Today we’re going up to spend the day in Toledo. She wants to see us (and we want to see her), but she has a chemistry test on Wednesday and says she doesn’t study when she comes home. So, we are hitting the road for Toledo. Ty talked to Kayla last night and they are supposed to Facetime this morning so Kayla can instruct her on the winter clothes to bring with us. It’s going to be 16º cooler in Toledo today than in West Chester- high of 76º for us 60º for them.
Around 10 o’clock Ty starts trying to reach Kayla. Kayla doesn’t answer Facetime. I text her. No answer. Maybe she’s decided to go to her one class this morning. Normally she wouldn’t because the lecture is recorded. Ty and I both have thoughts that something bad might have happened, but we push those aside. We pack some clothes we think she’ll want hop in the car and start scooting up the all-to-familiar 182 mile stretch of I-75 that connects our hearts to Toledo. As we drive, Ty keeps texting Kayla. Still no answer. Kayla’s roommate has left for the weekend or we’d call her. The last time we have heard from Kayla is about 10:30 last night. She sounded fine. She was looking forward to seeing us and made the appointment for a Facetime between 10 and 11 this morning. Why isn’t she answering?
My thoughts now start to turn dark. I picture how we found Shayna in bed. I wonder if Kayla might have overdosed on pills. I start to go through my checklist of what I should do. I could call campus security, but tell them what? She is an adult and has been “missing” for less than a few hours. I think about calling the front desk. Kayla would be so embarrassed if they came barging into her room. I start thinking about what I will do if I’ve lost Kayla. Going on without Shayna has been a monumental task. Without Kayla. Well, that’s it. I’m done. I think about planning Kayla’s funeral. Nope. I simply cannot do it. Ty, I find out later, is having the same thoughts about all the bad things that might have happened to Kayla. I keep driving. Might as well. No matter what has happened, we have to get to Toledo. That’s where her body is. An hour in the car turns into two. It’s been three hours since we started trying to reach her now. Ty’’s not saying anything about being worried and neither am I but our calls to Kayla are coming more often now as we try to will her to answer the phone. I start searching for less dire explanations as to why she hasn’t answered her phone for almost three hours. Maybe she dropped it in the toilet or lost it. But, surely she’d borrow someone’s phone and call us. Or would she? I think I’m wasting time if she’s incapacitated, but there’s no story I can tell that would get anyone to break into her room anyway. I feel helpless, hopeless, but I keep driving.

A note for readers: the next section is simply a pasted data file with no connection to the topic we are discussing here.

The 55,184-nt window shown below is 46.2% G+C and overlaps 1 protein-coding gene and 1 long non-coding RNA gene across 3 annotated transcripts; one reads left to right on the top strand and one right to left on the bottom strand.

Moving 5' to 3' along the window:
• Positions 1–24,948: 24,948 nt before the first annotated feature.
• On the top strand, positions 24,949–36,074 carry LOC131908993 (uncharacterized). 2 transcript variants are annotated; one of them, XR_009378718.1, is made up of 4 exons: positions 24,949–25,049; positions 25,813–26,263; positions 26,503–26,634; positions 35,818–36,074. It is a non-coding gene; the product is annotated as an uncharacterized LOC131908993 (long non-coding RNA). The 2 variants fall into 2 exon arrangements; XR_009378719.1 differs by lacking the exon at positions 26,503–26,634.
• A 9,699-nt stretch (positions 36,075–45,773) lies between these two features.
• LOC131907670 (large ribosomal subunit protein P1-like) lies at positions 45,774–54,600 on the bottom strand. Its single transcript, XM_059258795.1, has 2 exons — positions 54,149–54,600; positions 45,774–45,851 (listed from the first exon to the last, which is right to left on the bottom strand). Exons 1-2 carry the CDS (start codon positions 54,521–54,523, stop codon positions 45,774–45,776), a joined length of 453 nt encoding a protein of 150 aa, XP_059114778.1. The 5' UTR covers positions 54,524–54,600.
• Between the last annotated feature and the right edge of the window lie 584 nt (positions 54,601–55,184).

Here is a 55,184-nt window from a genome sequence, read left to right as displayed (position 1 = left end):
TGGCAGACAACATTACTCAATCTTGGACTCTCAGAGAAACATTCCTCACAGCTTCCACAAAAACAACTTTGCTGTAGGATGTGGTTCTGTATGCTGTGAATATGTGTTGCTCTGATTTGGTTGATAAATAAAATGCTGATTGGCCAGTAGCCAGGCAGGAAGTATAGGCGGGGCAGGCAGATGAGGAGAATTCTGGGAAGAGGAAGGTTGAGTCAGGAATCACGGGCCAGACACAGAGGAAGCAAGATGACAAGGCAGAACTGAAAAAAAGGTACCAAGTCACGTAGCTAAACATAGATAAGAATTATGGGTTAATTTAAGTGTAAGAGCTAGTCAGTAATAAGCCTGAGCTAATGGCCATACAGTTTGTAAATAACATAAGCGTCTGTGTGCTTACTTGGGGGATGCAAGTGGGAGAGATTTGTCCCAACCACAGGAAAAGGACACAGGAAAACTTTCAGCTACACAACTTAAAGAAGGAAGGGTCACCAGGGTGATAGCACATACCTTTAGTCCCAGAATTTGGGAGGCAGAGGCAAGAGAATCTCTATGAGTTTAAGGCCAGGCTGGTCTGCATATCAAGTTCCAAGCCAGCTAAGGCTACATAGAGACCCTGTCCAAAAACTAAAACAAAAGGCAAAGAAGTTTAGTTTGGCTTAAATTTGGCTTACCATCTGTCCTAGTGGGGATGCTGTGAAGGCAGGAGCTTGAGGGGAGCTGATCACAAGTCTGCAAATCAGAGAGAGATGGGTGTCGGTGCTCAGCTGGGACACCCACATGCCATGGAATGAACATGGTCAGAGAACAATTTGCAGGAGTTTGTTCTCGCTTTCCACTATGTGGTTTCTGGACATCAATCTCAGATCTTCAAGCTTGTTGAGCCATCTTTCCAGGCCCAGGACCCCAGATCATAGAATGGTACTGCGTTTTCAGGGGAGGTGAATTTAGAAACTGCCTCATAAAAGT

Finally, just before 1 o’clock as we are an hour outside of Toledo, Kayla sends Ty a short text. She doesn’t know what happened. She went to bed at a reasonable time, but her roommate’s visitor woke her up in the wee hours of the morning and she couldn’t get back to sleep. When she did go back to sleep she fell into a sleep so deep that she didn’t wake up until almost 1 in the afternoon and didn’t feel/hear her phone vibrating (she and Shayna have a terrible habit of always leaving their ringers on silence).
Ty and I both take our first deep breaths in hours. We continue up and enjoy the day with Kayla. In fact, as we are walking into her dorm, Ty finds a dime in the parking lot of her dorm. This is the third time we’ve been together out of town and found a dime- once specifically after I prayed to find a dime that day. We go shopping, go to the art museum, go out to dinner and have Cold Stone ice cream on a gift card that belonged to Shayna. The whole day we are telling Shayna stories and I’m sure all imagining what it would be like if Shayna were with us and knowing Shayna would not be happy we are using her Cold Stone gift card. We love and miss her SO much.
As we’re driving home, Ty tells me how she doesn’t like the fact that not knowing how Shayna died has made our world feel so much less safe. I tell her, we only had the illusion of safety before. The chances of anything happening to Kayla are no more or less than they were before. Shayna’s death doesn’t provide us protection from other tragedies nor does it mean that other tragedies are inevitable. What it does mean is that for the rest of our lives we will be on edge. Those thoughts of major tragedy will come to our minds whenever the slightest things goes wrong. PTSD sucks.